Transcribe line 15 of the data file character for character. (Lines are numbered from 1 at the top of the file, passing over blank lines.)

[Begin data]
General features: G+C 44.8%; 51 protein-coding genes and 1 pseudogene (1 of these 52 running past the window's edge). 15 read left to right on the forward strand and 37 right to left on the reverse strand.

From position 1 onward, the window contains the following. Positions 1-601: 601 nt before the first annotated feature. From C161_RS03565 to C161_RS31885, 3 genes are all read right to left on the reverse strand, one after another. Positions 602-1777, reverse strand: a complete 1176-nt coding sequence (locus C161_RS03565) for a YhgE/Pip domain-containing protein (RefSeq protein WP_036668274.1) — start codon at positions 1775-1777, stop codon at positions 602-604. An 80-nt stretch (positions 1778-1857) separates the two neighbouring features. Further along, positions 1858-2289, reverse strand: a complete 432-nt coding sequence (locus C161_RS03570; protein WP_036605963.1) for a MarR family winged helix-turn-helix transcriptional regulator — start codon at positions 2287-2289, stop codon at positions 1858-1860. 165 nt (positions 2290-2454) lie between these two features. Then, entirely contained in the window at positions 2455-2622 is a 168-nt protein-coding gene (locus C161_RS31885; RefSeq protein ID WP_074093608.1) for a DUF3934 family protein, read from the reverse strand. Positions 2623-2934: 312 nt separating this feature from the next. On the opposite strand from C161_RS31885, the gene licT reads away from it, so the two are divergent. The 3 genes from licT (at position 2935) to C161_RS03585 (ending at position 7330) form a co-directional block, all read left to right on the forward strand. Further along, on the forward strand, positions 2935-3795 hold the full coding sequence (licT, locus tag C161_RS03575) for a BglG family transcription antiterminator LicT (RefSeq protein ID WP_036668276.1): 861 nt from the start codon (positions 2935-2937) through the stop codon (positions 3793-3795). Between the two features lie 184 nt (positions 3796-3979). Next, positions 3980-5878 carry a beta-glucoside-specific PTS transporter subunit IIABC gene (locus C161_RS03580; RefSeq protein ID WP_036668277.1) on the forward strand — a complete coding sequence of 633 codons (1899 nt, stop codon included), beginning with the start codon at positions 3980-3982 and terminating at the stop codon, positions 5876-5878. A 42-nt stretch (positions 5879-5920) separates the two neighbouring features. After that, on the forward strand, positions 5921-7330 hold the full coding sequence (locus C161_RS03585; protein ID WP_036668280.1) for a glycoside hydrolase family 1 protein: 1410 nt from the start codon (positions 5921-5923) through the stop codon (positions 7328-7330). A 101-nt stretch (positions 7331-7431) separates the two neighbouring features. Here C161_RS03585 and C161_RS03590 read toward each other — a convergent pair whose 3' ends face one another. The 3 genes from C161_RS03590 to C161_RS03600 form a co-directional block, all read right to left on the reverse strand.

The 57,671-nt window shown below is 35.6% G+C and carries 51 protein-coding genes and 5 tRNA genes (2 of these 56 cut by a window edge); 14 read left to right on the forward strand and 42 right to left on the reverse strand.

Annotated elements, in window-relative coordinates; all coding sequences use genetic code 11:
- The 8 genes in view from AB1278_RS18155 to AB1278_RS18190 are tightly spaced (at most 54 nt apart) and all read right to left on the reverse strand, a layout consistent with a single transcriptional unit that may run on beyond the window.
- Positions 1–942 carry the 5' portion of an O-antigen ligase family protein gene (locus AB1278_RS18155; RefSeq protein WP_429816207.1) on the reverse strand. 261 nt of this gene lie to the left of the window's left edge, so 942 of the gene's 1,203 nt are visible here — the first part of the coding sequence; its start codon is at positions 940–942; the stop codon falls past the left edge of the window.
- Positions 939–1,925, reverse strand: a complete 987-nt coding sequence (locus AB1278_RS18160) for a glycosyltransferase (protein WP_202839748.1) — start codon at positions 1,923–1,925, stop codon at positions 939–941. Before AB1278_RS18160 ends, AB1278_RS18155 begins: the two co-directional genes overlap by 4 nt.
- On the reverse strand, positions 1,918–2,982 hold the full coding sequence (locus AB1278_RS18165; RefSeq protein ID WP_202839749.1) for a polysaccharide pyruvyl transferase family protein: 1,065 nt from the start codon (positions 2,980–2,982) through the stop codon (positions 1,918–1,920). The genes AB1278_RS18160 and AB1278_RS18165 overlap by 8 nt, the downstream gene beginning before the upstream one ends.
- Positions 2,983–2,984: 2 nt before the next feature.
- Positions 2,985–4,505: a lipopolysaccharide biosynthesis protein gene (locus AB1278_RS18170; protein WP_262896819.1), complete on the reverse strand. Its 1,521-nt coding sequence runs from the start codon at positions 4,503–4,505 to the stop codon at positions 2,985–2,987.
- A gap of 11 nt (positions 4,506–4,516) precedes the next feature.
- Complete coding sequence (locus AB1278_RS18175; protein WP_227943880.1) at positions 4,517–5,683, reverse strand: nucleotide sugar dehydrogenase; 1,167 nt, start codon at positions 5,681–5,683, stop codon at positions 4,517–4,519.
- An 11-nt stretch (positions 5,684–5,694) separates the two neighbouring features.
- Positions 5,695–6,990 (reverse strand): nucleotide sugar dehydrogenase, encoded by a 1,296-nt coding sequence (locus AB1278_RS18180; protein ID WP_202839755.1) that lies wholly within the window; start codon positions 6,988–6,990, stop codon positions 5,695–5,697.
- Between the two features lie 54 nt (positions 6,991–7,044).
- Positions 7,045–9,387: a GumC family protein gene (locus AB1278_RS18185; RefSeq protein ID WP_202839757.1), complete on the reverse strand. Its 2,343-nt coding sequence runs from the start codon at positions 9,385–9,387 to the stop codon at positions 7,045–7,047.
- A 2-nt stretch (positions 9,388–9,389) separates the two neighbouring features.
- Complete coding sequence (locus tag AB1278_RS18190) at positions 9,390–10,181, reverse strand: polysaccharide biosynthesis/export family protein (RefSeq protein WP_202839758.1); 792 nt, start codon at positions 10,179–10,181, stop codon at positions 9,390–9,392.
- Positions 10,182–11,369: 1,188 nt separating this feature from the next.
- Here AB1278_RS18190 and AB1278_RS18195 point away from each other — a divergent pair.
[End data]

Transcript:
- Between the two features lie 54 nt (positions 6,991–7,044).